Have you ever felt that while you were talking, the person you are talking to is not actually listening to what you are saying, but simply waiting for a pause in the conversation to start talking? They are listening to you, but not engaging with what you are saying. This is because they are not actively listening. Active listening is “fully conce
ntrating on what is being said rather than just passively ‘hearing’ the message of the speaker.” Obviously a classy person would never want to give the impression to another that they were not listening, but active listening is more than the passive listening that we do when we watch T.V. or listen to the radio. It requires engaging with the other person’s statements by asking questions or offering clarification. Listeners can also engage by reflecting on or summarizing what has been said to show the other speaker that clear communication is taking place. Active listening may not make you the life of the party, but it will help you have meaningful and memorable conversations.
If you struggle with this like I do the good news is that these skills can be learned. Most of us are not born with this innate ability and time spent passively listening to the T.V. can corrupt even the most apt person’s skills. Try asking a friend to coffee and practice. Focus on your body language first, look them in the eyes, keep your focus at your table and do not look around the room, sit up straight to help convey and maintain attentiveness, try really hard not to play with things at the table (I am infamous for playing with paper napkins). Once you have your body language down begin to practice questioning, reflecting and summarizing as the conversation drifts from topic to topic. In a few weeks you will find that these things will begin to take less effort, keep at it and you may even have people compliment you on being a good listener.
Make The Conversation About Them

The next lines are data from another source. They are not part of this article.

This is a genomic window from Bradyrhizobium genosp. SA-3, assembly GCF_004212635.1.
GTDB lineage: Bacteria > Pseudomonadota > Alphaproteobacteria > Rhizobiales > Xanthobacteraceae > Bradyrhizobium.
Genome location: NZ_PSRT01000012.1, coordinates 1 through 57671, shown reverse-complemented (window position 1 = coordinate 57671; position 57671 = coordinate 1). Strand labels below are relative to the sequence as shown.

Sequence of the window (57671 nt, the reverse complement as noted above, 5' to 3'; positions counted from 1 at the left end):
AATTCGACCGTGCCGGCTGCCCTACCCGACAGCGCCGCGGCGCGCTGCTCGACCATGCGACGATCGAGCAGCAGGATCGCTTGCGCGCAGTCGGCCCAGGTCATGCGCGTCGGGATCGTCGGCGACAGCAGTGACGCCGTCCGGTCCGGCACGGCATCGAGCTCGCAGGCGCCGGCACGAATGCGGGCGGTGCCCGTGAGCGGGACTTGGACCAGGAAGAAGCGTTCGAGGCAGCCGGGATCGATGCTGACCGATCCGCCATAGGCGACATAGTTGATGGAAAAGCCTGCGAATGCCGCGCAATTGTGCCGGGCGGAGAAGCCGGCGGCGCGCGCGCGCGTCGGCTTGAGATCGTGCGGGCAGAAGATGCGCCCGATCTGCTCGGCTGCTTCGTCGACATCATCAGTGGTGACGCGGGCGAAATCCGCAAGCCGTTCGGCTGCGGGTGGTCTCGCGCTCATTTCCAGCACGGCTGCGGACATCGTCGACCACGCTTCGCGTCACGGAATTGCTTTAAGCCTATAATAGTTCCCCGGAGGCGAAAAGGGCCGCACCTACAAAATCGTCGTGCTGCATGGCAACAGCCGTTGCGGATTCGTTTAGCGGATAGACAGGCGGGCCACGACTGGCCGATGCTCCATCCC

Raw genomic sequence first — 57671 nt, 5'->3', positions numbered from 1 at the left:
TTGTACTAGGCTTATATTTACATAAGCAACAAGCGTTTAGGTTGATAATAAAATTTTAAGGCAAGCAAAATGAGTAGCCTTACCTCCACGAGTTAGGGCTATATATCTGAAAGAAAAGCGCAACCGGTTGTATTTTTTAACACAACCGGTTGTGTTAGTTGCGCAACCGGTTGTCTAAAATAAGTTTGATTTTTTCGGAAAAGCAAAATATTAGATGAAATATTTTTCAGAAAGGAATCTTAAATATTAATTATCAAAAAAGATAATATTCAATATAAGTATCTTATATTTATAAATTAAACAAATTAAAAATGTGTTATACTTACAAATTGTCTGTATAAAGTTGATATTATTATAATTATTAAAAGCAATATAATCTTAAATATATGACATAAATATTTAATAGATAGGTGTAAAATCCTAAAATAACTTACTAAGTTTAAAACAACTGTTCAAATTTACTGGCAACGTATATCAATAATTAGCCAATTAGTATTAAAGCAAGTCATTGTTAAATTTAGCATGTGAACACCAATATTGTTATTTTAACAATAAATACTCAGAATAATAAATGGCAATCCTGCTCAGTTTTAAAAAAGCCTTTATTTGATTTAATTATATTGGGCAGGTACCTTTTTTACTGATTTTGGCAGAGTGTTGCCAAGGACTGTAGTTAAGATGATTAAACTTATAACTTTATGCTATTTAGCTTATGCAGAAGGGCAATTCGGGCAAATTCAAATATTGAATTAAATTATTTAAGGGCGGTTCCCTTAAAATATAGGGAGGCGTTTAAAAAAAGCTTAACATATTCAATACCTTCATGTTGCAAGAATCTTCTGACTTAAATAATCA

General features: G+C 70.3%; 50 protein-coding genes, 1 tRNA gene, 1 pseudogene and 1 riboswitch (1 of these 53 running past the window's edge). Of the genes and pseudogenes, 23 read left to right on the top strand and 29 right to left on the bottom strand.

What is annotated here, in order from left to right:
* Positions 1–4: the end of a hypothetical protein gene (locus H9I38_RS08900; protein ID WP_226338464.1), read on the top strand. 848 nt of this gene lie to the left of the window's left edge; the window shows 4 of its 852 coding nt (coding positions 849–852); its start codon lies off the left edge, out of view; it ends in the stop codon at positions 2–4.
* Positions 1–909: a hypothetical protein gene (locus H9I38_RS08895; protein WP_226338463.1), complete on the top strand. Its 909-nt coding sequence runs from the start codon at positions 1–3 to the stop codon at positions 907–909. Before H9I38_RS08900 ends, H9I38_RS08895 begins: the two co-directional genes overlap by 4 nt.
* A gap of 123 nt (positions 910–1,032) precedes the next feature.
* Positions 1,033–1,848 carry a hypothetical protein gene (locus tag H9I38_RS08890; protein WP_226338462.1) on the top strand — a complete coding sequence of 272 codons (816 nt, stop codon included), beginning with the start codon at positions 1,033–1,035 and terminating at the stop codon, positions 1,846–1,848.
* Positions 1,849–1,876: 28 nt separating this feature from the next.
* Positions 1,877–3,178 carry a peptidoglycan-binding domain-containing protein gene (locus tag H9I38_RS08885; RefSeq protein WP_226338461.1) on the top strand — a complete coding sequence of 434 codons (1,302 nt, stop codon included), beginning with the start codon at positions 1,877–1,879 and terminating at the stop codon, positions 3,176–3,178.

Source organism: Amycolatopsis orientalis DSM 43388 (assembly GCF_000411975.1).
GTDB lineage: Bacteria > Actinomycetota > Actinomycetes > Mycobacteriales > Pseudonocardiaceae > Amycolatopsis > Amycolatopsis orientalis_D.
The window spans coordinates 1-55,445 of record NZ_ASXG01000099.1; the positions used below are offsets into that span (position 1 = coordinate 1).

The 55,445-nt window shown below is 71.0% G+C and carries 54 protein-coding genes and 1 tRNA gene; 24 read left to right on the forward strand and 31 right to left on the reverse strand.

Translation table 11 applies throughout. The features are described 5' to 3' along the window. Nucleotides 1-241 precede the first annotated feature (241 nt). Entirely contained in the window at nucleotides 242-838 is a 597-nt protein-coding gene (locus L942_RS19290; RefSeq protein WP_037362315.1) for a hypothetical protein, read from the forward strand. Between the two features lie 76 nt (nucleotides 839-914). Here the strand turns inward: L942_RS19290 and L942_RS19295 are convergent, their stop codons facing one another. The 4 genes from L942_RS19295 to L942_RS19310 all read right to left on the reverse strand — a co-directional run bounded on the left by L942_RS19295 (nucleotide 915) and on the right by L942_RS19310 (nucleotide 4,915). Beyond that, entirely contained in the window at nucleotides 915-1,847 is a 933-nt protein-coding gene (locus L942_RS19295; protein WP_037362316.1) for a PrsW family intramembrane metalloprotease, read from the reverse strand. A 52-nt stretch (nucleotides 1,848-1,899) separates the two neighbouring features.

Just as it takes two to tango it also takes two to have a conversation. A classy conversationalist will not hog the conversation by speaking only of themselves. Instead when you are speaking to others ask about them. Ask basic questions when meeting someone for the first time: What do they do? What are their hobbies? Asking questions to draw someone out and then actively listening will make the other person feel easy around you and hopefully they will walk away with the impression that you are a friendly and inviting person. For someone that you have met previously, a friend or acquaintance, try to ask about something brought up in a previous conversation (a good use of your active listening skills). This will show them that you cared enough to remember a small detail of their life. As everyone likes to feel important even in a small way, doing this will make the other person feel good about themselves.
I don’t mean meaningless “I like your tie” kinds of compliments, but if you notice something about the other person that strikes you, then tell them. Tailor the compliment to them by not simply saying “I like your tie,” but instead say that “the tie looks great with your suit.” Guys don’t be afraid of giving reasonable compliments; it’s ok to compliment someone’s knowledge of a subject or their personality. This will not make you seem less manly, I promise. Genuine compliments are one of the best ways to uplift another person and can help you be a classy conversationalist.
If you have ever had a conversation with someone you can barely understand you know it’s frustrating and easily causes communication problems. Speaking clearly prevents both of these things and can give you self-confidence. That’s right, even if you aren’t the most confident person you can help yourself look and feel more confident by speaking clearly and enunciating properly. You don’t need to roll your “R’s” like Patrick Stewart, but you should try to pronounce words as clearly as possible. Also, don’t use large vocabulary words unless you know how to properly pronounce them. For example I was walking around saying niche as nit-ch (as in rhymes with itch) until my husband informed me that niche is neeesh – darn those French words.
Avoid being Argumentative
This one can be difficult for people. I am not going to tell you not to talk about politics or religion, because I believe that these can be some of the most interesting aspects of people and make the most interesting conversations. That being said, asking someone to share a religious or political opinion should not lead to an argument or even a debate where one party is trying to convince the other the error of their ways. Showing respect for another’s beliefs and opinions is an important part of being a classy conversationalist. If you feel you must debate with a person instead of exchanging viewpoints, then avoid difficult topics. Use a conversation to learn about the other person’s life and reserve debates until you are good enough friends that your friendship can survive the debate process.
Trying to be a better conversationalist? Why don’t you practice these things and let us know how you’re doing in the comments below?